About three months ago, I posted a review of an early version of an iPhone app called “Camera Pixels”.  In that review, I found the app to be a very promising concept due to its advanced DSLR-like features and intuitive controls, but I couldn’t fully endorse it in the earlier version because I found several bugs and interface quirks.  You can read that earlier review here: Previous review of early version of Camera Pixels app.  Since that review was published, I have had several discussions with the Camera Pixels support team to detail my concerns about the various issues I found.

For the past two days I have been testing a new version of the Camera Pixels app, and I can now recommend it wholeheartedly.  The new release preserves the advanced features and (relatively) simple interface of the earlier version, but it has addressed all of the significant issues I outlined in my review of the previous release.  Specifically:

  • the image flicker in the “viewfinder” area of the screen has been eliminated,
  • the bracketing of exposures now retains the proper requested spacing (unless at a physical limit of a setting),
  • there is a new “Pro View” mode that keeps the manual settings toolbar always on the screen so any manual overrides are immediately apparent, and
  • the controls to separate the exposure point from the focus point are now more intuitive.

Like the “Manual” camera app that I’ve been using for years and the “ProCam 4” app that has been my go-to camera control app for the past several months, the new “Camera Pixels” app allows the manual selection of ISO, shutter speed, exposure compensation, and focus distance (note that the iPhone camera’s lens has a fixed aperture, so F-stop cannot be manually set).  Also like the Manual app and the ProCam 4 app, Camera Pixels allows images to be captured using RAW mode, which has a great many advantages over capture in JPEG format (see this post for more information: Post on RAW Capture).  And all three of these camera apps display a histogram to assist in setting exposure properly.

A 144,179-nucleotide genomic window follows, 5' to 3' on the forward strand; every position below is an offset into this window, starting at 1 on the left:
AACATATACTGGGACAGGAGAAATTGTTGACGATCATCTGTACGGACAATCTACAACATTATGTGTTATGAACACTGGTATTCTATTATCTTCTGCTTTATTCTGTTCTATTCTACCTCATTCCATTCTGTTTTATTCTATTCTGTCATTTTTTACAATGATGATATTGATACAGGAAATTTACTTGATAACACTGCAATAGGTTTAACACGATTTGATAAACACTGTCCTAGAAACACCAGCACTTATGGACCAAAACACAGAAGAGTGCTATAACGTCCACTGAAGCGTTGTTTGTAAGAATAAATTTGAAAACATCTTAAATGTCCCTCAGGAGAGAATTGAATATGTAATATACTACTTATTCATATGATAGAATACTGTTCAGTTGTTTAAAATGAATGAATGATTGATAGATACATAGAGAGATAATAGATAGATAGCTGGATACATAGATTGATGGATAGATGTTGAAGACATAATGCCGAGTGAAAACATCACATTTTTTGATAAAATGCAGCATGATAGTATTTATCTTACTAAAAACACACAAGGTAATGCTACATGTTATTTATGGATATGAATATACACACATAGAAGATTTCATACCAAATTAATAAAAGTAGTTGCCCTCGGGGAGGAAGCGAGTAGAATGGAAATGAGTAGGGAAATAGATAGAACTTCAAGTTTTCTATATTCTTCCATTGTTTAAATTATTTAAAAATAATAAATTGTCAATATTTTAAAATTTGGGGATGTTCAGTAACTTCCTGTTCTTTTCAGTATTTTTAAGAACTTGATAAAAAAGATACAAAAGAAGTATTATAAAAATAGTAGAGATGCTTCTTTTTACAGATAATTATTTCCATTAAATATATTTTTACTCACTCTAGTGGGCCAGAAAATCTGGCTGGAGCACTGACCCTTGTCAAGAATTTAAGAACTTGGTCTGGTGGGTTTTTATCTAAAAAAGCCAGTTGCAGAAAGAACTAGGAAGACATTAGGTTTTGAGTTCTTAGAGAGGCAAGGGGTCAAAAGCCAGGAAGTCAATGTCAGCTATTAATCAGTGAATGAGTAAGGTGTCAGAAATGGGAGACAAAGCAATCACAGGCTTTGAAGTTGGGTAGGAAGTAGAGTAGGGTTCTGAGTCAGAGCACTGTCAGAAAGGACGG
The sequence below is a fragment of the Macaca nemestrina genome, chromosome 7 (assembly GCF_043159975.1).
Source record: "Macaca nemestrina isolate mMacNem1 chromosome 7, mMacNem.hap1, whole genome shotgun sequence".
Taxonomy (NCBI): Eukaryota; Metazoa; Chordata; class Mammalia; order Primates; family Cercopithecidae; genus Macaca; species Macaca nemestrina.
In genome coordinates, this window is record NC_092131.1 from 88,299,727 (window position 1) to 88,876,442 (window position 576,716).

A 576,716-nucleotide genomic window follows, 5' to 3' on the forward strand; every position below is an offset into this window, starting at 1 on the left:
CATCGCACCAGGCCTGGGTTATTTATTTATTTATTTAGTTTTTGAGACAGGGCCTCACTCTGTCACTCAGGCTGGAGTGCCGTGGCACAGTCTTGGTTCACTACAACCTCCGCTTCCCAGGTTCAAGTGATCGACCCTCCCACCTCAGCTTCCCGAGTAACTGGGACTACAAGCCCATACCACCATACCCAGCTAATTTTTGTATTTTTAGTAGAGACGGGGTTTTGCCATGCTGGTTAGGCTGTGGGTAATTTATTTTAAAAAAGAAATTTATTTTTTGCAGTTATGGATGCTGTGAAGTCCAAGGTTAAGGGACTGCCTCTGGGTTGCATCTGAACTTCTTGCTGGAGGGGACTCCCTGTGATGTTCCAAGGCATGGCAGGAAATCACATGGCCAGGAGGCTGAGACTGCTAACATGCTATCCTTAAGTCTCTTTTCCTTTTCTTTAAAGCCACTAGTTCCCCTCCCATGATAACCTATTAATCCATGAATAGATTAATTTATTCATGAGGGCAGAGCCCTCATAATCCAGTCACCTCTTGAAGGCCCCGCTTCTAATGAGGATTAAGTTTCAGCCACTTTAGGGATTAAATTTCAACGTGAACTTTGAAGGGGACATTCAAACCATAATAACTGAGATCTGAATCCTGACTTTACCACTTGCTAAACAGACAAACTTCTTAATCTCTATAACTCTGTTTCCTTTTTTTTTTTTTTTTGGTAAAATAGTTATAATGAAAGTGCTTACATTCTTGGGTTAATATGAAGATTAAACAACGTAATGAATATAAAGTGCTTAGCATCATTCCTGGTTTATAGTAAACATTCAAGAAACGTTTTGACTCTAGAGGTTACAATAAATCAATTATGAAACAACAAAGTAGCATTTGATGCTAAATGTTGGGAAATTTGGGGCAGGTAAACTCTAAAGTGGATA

In addition, both Camera Pixels and ProCam 4 (but not Manual) offer some very useful advanced camera control capabilities, including the following:

  • Shutter Priority: You can choose an exposure mode in which you select the shutter speed first and the app will set the appropriate ISO.
  • Exposure Bracketing: You can shoot a series of four shots at different exposures to increase the likelihood that one of them will be at the best exposure for the lighting conditions.  The series of shots can also be combined using HDR tools found in Lightroom, Photoshop, and other editing software into a single image with a higher range of tones from very dark to very bright.
  • White Balance: You can adjust white balance in the app, which is often preferable to having to adjust it in your RAW files during post-processing.
  • Virtual Horizon: The display can show you when the horizon is level.
  • Slow Shutter Options: You can select long fixed shutter speeds as well as bulb mode to keep the shutter open for as long as you’d like.
  • RAW+JPEG: You can choose to store the image in both RAW and JPEG formats.

With all this incremental functionality, your little phone’s camera begins to behave a lot like a more advanced standalone camera.  While the iPhone’s camera, with its small sensor and its tiny fixed-aperture non-interchangeable lens, still cannot compare to a professional or enthusiast DSLR or ILC camera, the results using an advanced manual camera control app such as Camera Pixels or ProCam 4 are vastly improved compared to using the phone’s native camera app.  At iTunes App Store pricing of $2.99 for Camera Pixels or $4.99 (temporarily reduced to $1.99) for ProCam 4, either of these apps is a great buy and a serious enhancement to the iPhone’s built-in camera.

There are some significant differences between Camera Pixels and ProCam 4.  ProCam 4 offers advanced image editing capabilities, while Camera Pixels does not.  However, Camera Pixels offers more flexible exposure bracketing options, the ability to separate exposure point from focus point, a better histogram, and more advanced RAW and video shooting options.  And a significant advantage of the new Camera Pixels app over ProCam 4 is its simple and intuitive user interface for setting and resetting the manual camera control features such as exposure compensation, shutter priority, and ISO priority.  In fact, the Camera Pixels app comes the closest I’ve ever found to the user interface of an advanced DSLR or mirrorless camera.

One note to enhance the usability of the Camera Pixels app: As far as I can tell, there is no built-in help content in the app itself, but there is a very useful online user guide available from the app’s developers.  You can find the user guide here: Camera Pixels app user guide.